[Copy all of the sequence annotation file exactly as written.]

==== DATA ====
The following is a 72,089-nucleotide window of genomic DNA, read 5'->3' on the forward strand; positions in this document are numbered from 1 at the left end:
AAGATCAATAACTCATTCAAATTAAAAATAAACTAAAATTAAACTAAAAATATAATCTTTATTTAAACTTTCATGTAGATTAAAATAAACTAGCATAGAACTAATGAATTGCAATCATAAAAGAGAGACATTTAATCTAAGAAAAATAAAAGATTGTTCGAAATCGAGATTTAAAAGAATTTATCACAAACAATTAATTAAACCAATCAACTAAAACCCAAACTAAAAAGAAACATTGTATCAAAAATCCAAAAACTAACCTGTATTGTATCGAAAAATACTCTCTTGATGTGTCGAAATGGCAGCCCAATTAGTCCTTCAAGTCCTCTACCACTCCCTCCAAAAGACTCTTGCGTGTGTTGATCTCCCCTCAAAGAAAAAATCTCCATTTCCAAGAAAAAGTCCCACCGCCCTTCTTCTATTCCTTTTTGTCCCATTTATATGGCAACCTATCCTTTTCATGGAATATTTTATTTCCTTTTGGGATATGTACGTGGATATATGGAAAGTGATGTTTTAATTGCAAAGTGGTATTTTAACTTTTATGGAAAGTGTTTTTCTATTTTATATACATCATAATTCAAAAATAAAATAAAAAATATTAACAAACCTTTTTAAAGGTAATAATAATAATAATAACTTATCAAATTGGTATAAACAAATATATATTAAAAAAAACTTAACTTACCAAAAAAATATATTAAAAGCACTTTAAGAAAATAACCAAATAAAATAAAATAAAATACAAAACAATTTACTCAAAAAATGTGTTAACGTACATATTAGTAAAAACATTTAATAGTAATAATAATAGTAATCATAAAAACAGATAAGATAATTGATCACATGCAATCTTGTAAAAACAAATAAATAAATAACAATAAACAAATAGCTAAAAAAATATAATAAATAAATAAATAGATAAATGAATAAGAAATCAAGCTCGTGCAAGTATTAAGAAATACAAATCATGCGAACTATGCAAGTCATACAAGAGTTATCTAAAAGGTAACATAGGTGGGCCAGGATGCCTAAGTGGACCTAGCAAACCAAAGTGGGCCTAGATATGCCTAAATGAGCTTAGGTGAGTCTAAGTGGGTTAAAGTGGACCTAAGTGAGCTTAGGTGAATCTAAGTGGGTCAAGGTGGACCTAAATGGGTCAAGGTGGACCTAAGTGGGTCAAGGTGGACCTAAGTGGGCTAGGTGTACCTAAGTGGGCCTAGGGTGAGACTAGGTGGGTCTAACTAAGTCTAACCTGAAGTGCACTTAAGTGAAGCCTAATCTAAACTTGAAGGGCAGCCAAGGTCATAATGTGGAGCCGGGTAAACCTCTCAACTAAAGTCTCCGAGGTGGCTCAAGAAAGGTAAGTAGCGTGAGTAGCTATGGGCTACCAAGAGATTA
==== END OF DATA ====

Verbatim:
The following is a 72,089-nucleotide window of genomic DNA, read 5'->3' on the forward strand; positions in this document are numbered from 1 at the left end:
AAGATCAATAACTCATTCAAATTAAAAATAAACTAAAATTAAACTAAAAATATAATCTTTATTTAAACTTTCATGTAGATTAAAATAAACTAGCATAGAACTAATGAATTGCAATCATAAAAGAGAGACATTTAATCTAAGAAAAATAAAAGATTGTTCGAAATCGAGATTTAAAAGAATTTATCACAAACAATTAATTAAACCAATCAACTAAAACCCAAACTAAAAAGAAACATTGTATCAAAAATCCAAAAACTAACCTGTATTGTATCGAAAAATACTCTCTTGATGTGTCGAAATGGCAGCCCAATTAGTCCTTCAAGTCCTCTACCACTCCCTCCAAAAGACTCTTGCGTGTGTTGATCTCCCCTCAAAGAAAAAATCTCCATTTCCAAGAAAAAGTCCCACCGCCCTTCTTCTATTCCTTTTTGTCCCATTTATATGGCAACCTATCCTTTTCATGGAATATTTTATTTCCTTTTGGGATATGTACGTGGATATATGGAAAGTGATGTTTTAATTGCAAAGTGGTATTTTAACTTTTATGGAAAGTGTTTTTCTATTTTATATACATCATAATTCAAAAATAAAATAAAAAATATTAACAAACCTTTTTAAAGGTAATAATAATAATAATAACTTATCAAATTGGTATAAACAAATATATATTAAAAAAAACTTAACTTACCAAAAAAATATATTAAAAGCACTTTAAGAAAATAACCAAATAAAATAAAATAAAATACAAAACAATTTACTCAAAAAATGTGTTAACGTACATATTAGTAAAAACATTTAATAGTAATAATAATAGTAATCATAAAAACAGATAAGATAATTGATCACATGCAATCTTGTAAAAACAAATAAATAAATAACAATAAACAAATAGCTAAAAAAATATAATAAATAAATAAATAGATAAATGAATAAGAAATCAAGCTCGTGCAAGTATTAAGAAATACAAATCATGCGAACTATGCAAGTCATACAAGAGTTATCTAAAAGGTAACATAGGTGGGCCAGGATGCCTAAGTGGACCTAGCAAACCAAAGTGGGCCTAGATATGCCTAAATGAGCTTAGGTGAGTCTAAGTGGGTTAAAGTGGACCTAAGTGAGCTTAGGTGAATCTAAGTGGGTCAAGGTGGACCTAAATGGGTCAAGGTGGACCTAAGTGGGTCAAGGTGGACCTAAGTGGGCTAGGTGTACCTAAGTGGGCCTAGGGTGAGACTAGGTGGGTCTAACTAAGTCTAACCTGAAGTGCACTTAAGTGAAGCCTAATCTAAACTTGAAGGGCAGCCAAGGTCATAATGTGGAGCCGGGTAAACCTCTCAACTAAAGTCTCCGAGGTGGCTCAAGAAAGGTAAGTAGCGTGAGTAGCTATGGGCTACCAAGAGATTA